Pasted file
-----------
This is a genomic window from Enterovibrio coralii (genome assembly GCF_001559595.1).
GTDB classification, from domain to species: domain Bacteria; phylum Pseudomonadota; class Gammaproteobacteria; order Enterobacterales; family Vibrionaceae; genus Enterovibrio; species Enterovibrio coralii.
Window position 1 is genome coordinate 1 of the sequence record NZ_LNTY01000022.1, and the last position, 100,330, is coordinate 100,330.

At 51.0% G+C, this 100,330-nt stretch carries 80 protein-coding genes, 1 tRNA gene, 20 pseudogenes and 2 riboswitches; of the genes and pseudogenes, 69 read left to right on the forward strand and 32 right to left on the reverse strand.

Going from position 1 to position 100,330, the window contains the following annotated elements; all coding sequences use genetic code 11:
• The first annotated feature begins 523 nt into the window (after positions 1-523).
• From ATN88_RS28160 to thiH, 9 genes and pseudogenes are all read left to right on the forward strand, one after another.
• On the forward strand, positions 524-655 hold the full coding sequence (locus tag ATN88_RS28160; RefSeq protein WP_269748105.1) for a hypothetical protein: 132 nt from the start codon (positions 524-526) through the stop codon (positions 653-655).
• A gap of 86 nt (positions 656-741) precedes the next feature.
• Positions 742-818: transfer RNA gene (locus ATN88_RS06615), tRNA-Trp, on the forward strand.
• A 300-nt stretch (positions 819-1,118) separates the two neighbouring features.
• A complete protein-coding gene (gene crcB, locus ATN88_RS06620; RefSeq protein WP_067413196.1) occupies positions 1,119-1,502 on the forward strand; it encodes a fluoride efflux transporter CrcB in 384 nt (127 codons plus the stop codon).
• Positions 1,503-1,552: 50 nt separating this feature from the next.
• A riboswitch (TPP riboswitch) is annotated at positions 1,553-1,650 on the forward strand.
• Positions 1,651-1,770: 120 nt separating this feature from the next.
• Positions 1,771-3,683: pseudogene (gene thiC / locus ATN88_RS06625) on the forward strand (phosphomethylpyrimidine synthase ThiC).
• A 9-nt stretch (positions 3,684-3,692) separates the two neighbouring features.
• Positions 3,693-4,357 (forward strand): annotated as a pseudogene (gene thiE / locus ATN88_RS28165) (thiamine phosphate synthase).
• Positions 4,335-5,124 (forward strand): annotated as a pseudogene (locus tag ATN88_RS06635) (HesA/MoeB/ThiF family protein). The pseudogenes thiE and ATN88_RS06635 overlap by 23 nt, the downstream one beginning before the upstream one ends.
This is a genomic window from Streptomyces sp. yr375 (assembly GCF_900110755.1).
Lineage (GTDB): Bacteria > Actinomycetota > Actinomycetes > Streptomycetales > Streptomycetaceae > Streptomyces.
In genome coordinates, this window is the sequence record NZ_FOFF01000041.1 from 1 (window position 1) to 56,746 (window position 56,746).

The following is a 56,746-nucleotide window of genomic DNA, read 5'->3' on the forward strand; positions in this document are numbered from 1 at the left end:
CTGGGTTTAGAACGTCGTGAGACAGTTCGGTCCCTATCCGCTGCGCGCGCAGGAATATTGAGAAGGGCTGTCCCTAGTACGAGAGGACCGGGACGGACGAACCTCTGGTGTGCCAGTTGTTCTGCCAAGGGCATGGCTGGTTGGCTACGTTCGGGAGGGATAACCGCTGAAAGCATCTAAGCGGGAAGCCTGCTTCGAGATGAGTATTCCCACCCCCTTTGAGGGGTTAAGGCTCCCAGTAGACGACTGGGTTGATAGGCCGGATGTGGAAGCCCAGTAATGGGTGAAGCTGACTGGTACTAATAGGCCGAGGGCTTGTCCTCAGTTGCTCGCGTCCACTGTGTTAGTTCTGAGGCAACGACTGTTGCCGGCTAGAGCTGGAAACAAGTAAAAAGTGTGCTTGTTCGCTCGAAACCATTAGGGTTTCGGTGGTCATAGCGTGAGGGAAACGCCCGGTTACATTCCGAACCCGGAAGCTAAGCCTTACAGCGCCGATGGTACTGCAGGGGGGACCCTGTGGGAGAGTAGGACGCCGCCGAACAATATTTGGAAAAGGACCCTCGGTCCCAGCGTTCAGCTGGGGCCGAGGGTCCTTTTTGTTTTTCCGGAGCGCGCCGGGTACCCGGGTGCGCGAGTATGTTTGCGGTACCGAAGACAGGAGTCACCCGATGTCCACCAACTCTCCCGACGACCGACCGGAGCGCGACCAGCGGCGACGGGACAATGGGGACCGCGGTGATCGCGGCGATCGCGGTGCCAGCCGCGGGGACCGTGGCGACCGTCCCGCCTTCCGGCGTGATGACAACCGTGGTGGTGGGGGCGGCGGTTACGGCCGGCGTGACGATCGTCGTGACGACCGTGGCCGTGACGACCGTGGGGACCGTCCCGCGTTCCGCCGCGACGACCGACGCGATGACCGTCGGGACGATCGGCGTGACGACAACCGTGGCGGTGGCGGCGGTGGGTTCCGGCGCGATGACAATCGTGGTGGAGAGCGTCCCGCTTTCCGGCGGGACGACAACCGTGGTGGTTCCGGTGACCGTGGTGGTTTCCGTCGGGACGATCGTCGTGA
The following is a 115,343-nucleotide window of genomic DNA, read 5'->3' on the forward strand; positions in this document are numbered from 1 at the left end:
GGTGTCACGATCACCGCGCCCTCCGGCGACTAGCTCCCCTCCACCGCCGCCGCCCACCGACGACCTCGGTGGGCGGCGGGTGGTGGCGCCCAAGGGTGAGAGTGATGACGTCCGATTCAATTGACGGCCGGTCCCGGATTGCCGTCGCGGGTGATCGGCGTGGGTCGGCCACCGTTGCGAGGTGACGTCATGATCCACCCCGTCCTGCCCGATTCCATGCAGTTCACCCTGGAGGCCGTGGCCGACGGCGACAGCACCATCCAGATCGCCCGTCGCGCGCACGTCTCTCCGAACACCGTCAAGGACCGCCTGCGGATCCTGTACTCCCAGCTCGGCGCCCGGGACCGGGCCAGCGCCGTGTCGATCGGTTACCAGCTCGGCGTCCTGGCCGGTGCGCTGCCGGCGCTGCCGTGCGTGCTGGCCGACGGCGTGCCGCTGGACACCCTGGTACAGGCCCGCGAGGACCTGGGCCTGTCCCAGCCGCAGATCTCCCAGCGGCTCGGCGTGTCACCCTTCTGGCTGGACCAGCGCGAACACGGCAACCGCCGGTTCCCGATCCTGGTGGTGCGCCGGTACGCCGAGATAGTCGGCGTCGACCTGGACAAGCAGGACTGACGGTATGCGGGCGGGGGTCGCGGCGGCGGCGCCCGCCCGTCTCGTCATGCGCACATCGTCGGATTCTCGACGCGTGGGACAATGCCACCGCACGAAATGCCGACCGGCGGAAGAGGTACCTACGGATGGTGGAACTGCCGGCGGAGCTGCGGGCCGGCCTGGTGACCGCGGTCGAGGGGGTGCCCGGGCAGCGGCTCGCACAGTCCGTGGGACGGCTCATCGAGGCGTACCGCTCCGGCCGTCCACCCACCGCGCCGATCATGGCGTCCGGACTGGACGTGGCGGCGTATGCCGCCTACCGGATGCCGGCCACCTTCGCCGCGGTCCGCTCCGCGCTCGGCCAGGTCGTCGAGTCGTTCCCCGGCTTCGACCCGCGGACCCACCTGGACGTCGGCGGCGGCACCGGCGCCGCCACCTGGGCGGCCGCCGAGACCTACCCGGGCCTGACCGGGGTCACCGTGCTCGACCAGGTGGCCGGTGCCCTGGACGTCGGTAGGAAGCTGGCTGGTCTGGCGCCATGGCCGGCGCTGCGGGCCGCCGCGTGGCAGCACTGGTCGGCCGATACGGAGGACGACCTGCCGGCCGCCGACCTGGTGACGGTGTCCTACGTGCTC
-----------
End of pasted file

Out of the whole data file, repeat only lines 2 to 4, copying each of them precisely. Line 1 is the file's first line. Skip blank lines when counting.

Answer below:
GTDB classification, from domain to species: domain Bacteria; phylum Pseudomonadota; class Gammaproteobacteria; order Enterobacterales; family Vibrionaceae; genus Enterovibrio; species Enterovibrio coralii.
Window position 1 is genome coordinate 1 of the sequence record NZ_LNTY01000022.1, and the last position, 100,330, is coordinate 100,330.

At 51.0% G+C, this 100,330-nt stretch carries 80 protein-coding genes, 1 tRNA gene, 20 pseudogenes and 2 riboswitches; of the genes and pseudogenes, 69 read left to right on the forward strand and 32 right to left on the reverse strand.